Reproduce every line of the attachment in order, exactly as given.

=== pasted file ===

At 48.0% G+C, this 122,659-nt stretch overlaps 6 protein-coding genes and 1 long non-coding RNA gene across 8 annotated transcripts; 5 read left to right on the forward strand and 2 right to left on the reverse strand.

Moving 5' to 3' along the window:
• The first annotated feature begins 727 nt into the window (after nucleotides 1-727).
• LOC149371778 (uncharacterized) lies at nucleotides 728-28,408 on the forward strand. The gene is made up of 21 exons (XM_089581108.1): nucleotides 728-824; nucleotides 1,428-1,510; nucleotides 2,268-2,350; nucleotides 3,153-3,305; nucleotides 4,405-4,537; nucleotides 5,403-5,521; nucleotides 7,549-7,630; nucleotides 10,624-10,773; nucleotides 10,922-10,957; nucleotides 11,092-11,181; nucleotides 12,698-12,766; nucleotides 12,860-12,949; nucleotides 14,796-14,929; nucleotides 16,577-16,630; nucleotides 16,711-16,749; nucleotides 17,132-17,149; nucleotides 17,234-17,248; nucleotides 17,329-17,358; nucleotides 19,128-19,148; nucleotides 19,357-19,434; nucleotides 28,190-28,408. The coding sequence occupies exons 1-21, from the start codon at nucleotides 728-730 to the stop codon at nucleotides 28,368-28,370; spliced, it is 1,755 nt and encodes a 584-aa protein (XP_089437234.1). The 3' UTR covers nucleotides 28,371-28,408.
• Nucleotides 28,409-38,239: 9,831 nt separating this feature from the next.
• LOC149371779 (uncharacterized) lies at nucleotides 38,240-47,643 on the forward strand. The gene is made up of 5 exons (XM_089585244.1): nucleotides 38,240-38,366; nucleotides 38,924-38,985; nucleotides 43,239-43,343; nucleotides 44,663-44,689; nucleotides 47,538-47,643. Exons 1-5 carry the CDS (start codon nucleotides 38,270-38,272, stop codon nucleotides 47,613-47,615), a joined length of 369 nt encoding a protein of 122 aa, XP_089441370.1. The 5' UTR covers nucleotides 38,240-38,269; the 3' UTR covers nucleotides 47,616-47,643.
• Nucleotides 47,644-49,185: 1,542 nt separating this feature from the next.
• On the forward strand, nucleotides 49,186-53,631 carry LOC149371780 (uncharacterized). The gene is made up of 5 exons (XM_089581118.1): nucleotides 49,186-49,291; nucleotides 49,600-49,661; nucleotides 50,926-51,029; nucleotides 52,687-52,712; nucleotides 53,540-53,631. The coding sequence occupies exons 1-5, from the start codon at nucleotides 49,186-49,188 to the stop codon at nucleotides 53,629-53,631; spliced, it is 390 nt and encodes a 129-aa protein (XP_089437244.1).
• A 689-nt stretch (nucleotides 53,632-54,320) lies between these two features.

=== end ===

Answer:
At 48.0% G+C, this 122,659-nt stretch overlaps 6 protein-coding genes and 1 long non-coding RNA gene across 8 annotated transcripts; 5 read left to right on the forward strand and 2 right to left on the reverse strand.

Moving 5' to 3' along the window:
• The first annotated feature begins 727 nt into the window (after nucleotides 1-727).
• LOC149371778 (uncharacterized) lies at nucleotides 728-28,408 on the forward strand. The gene is made up of 21 exons (XM_089581108.1): nucleotides 728-824; nucleotides 1,428-1,510; nucleotides 2,268-2,350; nucleotides 3,153-3,305; nucleotides 4,405-4,537; nucleotides 5,403-5,521; nucleotides 7,549-7,630; nucleotides 10,624-10,773; nucleotides 10,922-10,957; nucleotides 11,092-11,181; nucleotides 12,698-12,766; nucleotides 12,860-12,949; nucleotides 14,796-14,929; nucleotides 16,577-16,630; nucleotides 16,711-16,749; nucleotides 17,132-17,149; nucleotides 17,234-17,248; nucleotides 17,329-17,358; nucleotides 19,128-19,148; nucleotides 19,357-19,434; nucleotides 28,190-28,408. The coding sequence occupies exons 1-21, from the start codon at nucleotides 728-730 to the stop codon at nucleotides 28,368-28,370; spliced, it is 1,755 nt and encodes a 584-aa protein (XP_089437234.1). The 3' UTR covers nucleotides 28,371-28,408.
• Nucleotides 28,409-38,239: 9,831 nt separating this feature from the next.
• LOC149371779 (uncharacterized) lies at nucleotides 38,240-47,643 on the forward strand. The gene is made up of 5 exons (XM_089585244.1): nucleotides 38,240-38,366; nucleotides 38,924-38,985; nucleotides 43,239-43,343; nucleotides 44,663-44,689; nucleotides 47,538-47,643. Exons 1-5 carry the CDS (start codon nucleotides 38,270-38,272, stop codon nucleotides 47,613-47,615), a joined length of 369 nt encoding a protein of 122 aa, XP_089441370.1. The 5' UTR covers nucleotides 38,240-38,269; the 3' UTR covers nucleotides 47,616-47,643.
• Nucleotides 47,644-49,185: 1,542 nt separating this feature from the next.
• On the forward strand, nucleotides 49,186-53,631 carry LOC149371780 (uncharacterized). The gene is made up of 5 exons (XM_089581118.1): nucleotides 49,186-49,291; nucleotides 49,600-49,661; nucleotides 50,926-51,029; nucleotides 52,687-52,712; nucleotides 53,540-53,631. The coding sequence occupies exons 1-5, from the start codon at nucleotides 49,186-49,188 to the stop codon at nucleotides 53,629-53,631; spliced, it is 390 nt and encodes a 129-aa protein (XP_089437244.1).
• A 689-nt stretch (nucleotides 53,632-54,320) lies between these two features.